Since there was no direct proof of – well – anything about the specifics surrounding the victim’s death, Judge Perry denied the defense motion for a TOD. The only possible basis for such a ruling is that inferences in favor of the prosecution’s case can be made from the proof that was offered.
When Baez asked Seubert whether she conducted a DNA paternity test on Lee Anthony, Casey Anthony’s brother, to see whether he was Caylee’s father, prosecutor Jeff Ashton objected, saying it implied that police had reqeusted such a test, which they did not. Outside the presence of the jury and after another heated exchange, Perry instructed Baez not to ask questions that may lead to inferences.
Emphasis supplied. Fair trial? Are you kidding?
Update and Correction: It appears that there may have been a misquote by CNN. In context, it is possible that Judge Perry was alluding to questions that might lead to the inference that either the brother or the father (George) were the victim’s father, when the fact is, apparently, that both were excluded.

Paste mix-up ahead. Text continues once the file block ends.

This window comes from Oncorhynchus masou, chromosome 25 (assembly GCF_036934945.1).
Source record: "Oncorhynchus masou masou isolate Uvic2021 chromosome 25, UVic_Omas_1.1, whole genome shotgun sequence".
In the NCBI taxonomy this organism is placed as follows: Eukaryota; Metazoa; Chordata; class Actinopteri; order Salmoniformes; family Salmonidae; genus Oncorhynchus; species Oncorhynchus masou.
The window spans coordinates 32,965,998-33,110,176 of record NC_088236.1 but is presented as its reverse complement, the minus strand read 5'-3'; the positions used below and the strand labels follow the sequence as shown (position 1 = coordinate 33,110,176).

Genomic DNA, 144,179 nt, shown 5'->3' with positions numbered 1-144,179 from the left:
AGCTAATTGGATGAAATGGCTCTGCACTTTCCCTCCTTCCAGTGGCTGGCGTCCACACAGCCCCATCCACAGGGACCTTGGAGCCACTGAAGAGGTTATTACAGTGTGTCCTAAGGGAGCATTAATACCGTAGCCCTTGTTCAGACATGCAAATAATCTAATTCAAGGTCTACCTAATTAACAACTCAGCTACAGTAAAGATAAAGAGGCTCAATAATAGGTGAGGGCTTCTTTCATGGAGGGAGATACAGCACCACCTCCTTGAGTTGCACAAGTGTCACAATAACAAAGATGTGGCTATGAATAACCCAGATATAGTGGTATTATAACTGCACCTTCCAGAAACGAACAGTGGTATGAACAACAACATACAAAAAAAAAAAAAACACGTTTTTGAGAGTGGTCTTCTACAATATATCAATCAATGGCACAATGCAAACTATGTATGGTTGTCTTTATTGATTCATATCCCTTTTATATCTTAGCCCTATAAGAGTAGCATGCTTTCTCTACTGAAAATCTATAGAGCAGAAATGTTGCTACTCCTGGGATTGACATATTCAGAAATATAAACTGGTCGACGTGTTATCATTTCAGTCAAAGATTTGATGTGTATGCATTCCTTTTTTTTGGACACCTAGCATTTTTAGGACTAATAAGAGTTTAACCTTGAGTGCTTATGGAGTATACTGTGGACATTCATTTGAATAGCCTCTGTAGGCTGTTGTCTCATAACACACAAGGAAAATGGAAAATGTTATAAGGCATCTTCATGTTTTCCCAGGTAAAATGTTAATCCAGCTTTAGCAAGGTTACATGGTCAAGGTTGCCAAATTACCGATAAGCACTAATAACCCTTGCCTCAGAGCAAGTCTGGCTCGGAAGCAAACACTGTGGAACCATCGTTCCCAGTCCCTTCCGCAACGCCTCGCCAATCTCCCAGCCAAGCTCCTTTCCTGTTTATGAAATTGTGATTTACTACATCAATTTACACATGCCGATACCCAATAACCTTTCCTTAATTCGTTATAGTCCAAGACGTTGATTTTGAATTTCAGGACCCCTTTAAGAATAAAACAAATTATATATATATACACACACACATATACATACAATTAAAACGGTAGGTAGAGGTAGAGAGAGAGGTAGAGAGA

In other words, Judge Perry was concerned that questions that might lead to inferences that were known to be false should not be asked. And that would be a proper concern, although I don’t know why that concern was present at that particular point.
I’m not watching the trial. Posting so much on it is all I can manage.
Update 2: It occurred to me in the time since that what the defense was getting at in asking questions about the paternity testing was that even the police had their doubts about the paternity of the victim and thought that she might have been the product of incest, which is why they did paternity tests. Now, that would be a permissible inference to draw, but I’m just not sure why that would be relevant. It’s kind of a gotcha, but it’s easily rebutted because the police have to investigate a lot of things that later turn out to be unfounded, just like anyone else who honestly investigates anything.
Now, if that’s all you’re gonna do on the incest and abuse thing, is say “well, they thought so, too, so it’s plausible”, that’s pretty weak and I hope the defense isn’t going to just leave it at that.